Assortative mating in relation to plumage traits shared by male and female American Robins

Karen M C Rowe, Patrick J Weatherhead

Research output: Contribution to journalArticlepeer-review

Abstract

Whereas the ecological and evolutionary causes and consequences of sexual dimorphism in birds have been widely explored, the functional significance of female ornamentation in mutually ornamented species is less well understood. One hypothesis for mutual ornamentation is mutual sexual selection, where similar selective pressures shape the ornamental traits in both sexes. We examined multiple melanin-based plumage traits (chestnutcolored breast plumage, tail-spot size and damage) in male and female American Robins (Turdus migratorius) in relation to patterns of mating, individual quality, breeding performance, and incidence of extra-pair paternity. We found positive assortative social mating based on breast color and tail-spot damage. Tail-spot size was unrelated to patterns of social mating, and none of the plumage traits examined was associated with the incidence of extra-pair paternity. Brighter breast plumage and less damage to tail spots were positively associated with several measures of breeding performance in female American Robins. In males, body condition was positively correlated with breast color, but nest defense was actually lower in males with brighter breasts and less tail-spot damage. Although male and female ornamentation in the American Robin may be the product of mutual mate choice, further assessment of this hypothesis requires information on how an individual's parental investment is affected by its own and its mate's plumage and on how plumage varies with age.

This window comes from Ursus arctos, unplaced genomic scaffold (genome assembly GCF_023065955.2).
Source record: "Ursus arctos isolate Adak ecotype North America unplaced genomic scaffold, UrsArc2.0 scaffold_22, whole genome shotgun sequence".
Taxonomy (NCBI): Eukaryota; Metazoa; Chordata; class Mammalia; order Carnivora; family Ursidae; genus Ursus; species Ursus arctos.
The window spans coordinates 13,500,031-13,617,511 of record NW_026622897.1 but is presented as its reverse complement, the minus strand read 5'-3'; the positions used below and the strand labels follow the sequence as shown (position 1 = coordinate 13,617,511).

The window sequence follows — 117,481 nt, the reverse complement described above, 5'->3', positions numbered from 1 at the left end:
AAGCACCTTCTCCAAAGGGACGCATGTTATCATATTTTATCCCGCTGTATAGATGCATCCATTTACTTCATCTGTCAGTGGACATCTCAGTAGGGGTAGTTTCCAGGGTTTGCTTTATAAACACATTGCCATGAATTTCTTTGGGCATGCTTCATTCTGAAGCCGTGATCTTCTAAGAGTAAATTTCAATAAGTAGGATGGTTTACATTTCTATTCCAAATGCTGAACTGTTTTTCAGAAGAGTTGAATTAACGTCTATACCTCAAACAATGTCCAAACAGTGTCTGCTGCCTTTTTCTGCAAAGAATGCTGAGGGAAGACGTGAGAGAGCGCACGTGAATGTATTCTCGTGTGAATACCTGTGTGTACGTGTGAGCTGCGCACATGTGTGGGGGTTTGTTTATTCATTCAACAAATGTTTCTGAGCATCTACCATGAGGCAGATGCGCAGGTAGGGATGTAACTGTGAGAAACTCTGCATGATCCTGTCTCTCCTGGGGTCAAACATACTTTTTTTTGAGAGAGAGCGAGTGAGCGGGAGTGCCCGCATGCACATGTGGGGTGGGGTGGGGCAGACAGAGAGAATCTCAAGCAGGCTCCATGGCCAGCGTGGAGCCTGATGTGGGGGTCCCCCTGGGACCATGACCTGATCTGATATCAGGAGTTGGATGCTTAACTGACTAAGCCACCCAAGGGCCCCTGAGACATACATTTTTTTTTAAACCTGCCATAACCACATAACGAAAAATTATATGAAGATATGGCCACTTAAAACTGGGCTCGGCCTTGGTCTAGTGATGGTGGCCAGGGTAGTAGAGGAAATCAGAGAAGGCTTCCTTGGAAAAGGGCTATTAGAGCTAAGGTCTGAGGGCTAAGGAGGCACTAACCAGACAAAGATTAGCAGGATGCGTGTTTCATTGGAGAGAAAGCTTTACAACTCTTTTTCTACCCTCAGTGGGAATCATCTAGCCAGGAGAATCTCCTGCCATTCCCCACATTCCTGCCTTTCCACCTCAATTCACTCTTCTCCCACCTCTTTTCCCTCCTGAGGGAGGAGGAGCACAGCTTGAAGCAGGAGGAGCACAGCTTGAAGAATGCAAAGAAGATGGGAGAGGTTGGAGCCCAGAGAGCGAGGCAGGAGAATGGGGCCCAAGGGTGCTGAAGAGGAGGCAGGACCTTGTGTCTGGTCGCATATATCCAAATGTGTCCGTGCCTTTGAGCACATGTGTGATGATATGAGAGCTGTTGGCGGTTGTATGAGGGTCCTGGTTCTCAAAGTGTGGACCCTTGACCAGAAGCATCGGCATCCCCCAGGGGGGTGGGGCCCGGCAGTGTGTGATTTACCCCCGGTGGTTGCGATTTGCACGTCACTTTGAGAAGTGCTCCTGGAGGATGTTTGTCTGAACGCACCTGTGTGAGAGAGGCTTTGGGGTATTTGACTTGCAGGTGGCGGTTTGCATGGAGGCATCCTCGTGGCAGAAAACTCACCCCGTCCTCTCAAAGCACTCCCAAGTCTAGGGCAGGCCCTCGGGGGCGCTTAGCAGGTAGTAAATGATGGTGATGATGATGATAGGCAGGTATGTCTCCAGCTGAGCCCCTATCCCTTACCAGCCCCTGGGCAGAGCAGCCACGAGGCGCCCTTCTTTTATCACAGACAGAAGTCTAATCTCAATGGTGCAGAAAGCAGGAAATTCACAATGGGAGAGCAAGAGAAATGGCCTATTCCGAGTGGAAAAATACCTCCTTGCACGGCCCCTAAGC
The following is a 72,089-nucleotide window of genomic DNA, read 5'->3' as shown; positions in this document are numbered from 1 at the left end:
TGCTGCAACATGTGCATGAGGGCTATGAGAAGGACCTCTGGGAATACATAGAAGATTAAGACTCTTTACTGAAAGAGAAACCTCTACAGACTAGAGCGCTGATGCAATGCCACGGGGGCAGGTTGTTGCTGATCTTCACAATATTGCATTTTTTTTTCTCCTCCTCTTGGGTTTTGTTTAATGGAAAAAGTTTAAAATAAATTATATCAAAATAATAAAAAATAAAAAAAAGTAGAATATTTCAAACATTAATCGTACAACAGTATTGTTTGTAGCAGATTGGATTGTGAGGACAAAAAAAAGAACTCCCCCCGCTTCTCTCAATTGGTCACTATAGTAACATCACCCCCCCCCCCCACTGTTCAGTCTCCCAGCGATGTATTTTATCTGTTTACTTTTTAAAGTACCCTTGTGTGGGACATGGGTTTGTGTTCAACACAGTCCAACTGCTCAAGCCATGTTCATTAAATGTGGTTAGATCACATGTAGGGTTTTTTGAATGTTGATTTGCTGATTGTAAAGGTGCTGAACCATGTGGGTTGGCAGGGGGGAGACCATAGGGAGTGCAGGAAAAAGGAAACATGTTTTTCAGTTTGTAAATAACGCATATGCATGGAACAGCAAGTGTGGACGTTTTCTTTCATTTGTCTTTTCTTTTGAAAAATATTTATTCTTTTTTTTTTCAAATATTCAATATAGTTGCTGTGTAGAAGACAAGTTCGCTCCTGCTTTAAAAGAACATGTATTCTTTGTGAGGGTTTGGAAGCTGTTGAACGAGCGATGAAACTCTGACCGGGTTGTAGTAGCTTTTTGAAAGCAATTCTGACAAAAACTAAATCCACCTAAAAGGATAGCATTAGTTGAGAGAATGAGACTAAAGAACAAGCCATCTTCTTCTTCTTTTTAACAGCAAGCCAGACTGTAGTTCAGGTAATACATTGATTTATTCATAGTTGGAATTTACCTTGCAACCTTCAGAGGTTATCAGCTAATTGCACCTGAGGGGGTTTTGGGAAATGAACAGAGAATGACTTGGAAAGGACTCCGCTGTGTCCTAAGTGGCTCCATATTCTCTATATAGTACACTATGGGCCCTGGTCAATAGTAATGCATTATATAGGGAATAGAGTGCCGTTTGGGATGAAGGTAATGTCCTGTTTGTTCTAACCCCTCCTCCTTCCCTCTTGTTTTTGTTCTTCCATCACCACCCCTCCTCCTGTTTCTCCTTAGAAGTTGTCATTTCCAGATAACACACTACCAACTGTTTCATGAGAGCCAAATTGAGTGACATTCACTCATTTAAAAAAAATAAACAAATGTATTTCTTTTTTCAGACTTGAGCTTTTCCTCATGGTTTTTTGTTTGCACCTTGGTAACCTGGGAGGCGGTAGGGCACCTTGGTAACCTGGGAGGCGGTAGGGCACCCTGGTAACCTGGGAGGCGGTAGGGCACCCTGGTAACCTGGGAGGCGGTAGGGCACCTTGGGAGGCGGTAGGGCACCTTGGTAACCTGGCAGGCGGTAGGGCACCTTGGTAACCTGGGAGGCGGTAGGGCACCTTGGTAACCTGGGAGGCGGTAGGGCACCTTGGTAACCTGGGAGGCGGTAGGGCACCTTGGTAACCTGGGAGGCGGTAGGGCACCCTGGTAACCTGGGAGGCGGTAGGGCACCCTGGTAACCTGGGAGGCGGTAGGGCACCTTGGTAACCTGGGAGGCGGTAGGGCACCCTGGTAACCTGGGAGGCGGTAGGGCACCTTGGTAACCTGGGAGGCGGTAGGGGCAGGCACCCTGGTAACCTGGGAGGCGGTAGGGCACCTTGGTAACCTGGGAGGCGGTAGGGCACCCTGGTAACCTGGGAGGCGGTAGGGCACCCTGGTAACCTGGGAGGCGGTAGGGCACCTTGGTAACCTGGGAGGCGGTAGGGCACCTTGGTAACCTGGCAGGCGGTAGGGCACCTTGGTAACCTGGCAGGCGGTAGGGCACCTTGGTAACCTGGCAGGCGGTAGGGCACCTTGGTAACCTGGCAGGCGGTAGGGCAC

Original languageEnglish (US)
Pages (from-to)881-889
Number of pages9
JournalCondor
Volume113
Issue number4
DOIs
StatePublished - Nov 1 2011

Keywords

  • American Robin
  • Assortative mating
  • Melanin
  • Plumage coloration
  • Sexual selection
  • Tail spots
  • Turdus migratorius

ASJC Scopus subject areas

  • Animal Science and Zoology
  • Ecology, Evolution, Behavior and Systematics

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